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2015-16 Impalas

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  • 2015-16 Impalas

    Can any of the new Impala owners give us a update on how their cars are preforming. Any reliabilty issues. I checked one out in Buffalo and was impressed. Could you give me info on type on injectors and the regulator used. I am in the market for a new vehicle as my injectors packed it in (old blue top 842) save that for another thread.

  • #2
    I,m hoping this doe not turnout to be a rhetorical post, someone out there must have a little tech knowledge on the Impala systems.

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    • #3
      I got a new 2015, and it now has about 6K miles. Runs very smooth with plenty of power.
      Gov ratings are:
      17/25 MPG gas @ 260HP
      16/24 MPGGE CNG @ 230HP
      I can get 200+ mile range with CNG on highway and 32 MPGGE. Local driving is about 150 mile range and 21-24 MPGGE.
      The GM upfit system is Quantum. Everything is integrated into the display screen
      on the dash for both systems. You can push the button to toggle from gas to CNG and back.
      No issues with the car or systems so far. I don't know the techno-geek info about injectors, plugs etc. but that can be obtained from a GM dealership.
      ALL parts of the CNG system are GM listed, warranted and serviceable through GM dealers with CNG techs - you don't have to go to a CNG shop elsewhere.

      '13 Chev Silverado 2500 Ext Cab Factory Bi-Fuel
      '08 Green Tea Metallic GX
      FMQ-2-36 Fueler

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      • #4
        That's good to hear, all is working out with no issues. The CNG Impalas are still nonexistent anywhere in Canada with the only option being a US import with all the restriction associated with it. Can you tell me what climate zone you are operating in, and thanks for the update.

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        • #5
          I have had my CNG Impala for a little over a year now. Other then a problem with the ECM software that was causing all kinds of problems until it was "re-flashed", the car has been flawless. 32 MPG on CNG (and a touch higher on gasoline) is not unreasonable on the highway. With a topped off gasoline tank and a slow fill on the CNG the car has nearly an 800 mile range. I travel from my home in northern Michigan to my home in central Florida with only one fuel stop in Athens, GA. It's a great highway car with comfortable seats, a good ride and plenty of room. Even the trunk is useable with more space than most cars I have owned. Tire noise is the biggest downer but not a deal killer. When I bought it, I bought the extended GM warranty as I am going to drive it 'till the wheels fall off. I have driven it in both hot and cold climates and it runs well in either environment. Unless it is extremely cold, it will start on whatever fuel you last were using when you parked it. However, I prefer to start on gasoline in the winter and change over when the engine starts to warm up just to prevent in freezing in the regulator or fuel rails. One other neat thing is the CNG Impala's use the older port injected V6 engine, not the newer DFI engine. Even though it has lower power on both fuels than the newer engine, it will not suffer the valve and intake carbon buildup that is so common with the newer engines. As the earlier poster stated it is a Quantum system that was installed by Roush in Detroit and serviced by GM.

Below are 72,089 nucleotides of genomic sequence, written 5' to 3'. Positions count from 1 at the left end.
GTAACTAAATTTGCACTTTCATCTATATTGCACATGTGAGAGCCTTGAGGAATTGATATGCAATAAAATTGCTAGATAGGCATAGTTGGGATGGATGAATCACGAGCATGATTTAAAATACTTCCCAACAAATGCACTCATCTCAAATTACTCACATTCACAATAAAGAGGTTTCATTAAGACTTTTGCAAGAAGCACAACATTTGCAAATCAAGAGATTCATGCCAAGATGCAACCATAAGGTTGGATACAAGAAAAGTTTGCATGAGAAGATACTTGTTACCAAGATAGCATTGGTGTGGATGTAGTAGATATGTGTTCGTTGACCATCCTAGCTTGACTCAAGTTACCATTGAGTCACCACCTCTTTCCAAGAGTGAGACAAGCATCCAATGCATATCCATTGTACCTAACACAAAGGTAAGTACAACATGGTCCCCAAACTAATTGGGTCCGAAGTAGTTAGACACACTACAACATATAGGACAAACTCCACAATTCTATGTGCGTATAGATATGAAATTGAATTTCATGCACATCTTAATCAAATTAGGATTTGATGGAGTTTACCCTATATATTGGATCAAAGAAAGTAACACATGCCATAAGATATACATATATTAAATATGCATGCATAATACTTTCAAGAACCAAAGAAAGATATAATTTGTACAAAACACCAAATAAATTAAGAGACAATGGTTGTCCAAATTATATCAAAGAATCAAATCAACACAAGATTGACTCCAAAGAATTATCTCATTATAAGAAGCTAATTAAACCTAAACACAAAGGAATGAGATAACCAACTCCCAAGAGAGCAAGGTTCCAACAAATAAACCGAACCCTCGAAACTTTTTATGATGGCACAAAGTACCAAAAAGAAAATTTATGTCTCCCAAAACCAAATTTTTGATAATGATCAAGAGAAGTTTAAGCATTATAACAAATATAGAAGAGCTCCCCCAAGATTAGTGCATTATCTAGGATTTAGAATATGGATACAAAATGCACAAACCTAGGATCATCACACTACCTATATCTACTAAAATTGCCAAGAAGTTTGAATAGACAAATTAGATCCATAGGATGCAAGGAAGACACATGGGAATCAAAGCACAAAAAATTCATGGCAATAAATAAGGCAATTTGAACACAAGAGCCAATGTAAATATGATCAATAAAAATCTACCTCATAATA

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          • #6
            I prefer the MPI over the DI also, saves on down the road costs. Is there any height clearance on the CNG tank or is it maxed out, thinking long term moving up to a type three or four. I will be purchasing one in the near future, it just a little harder for me being in Ontario. Thanks also for the info.

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            • #7
              Siai what year is your vehicle. Also did anyone find out, what was the cause of the delay in the initial release of the CNG Impala.

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              • #8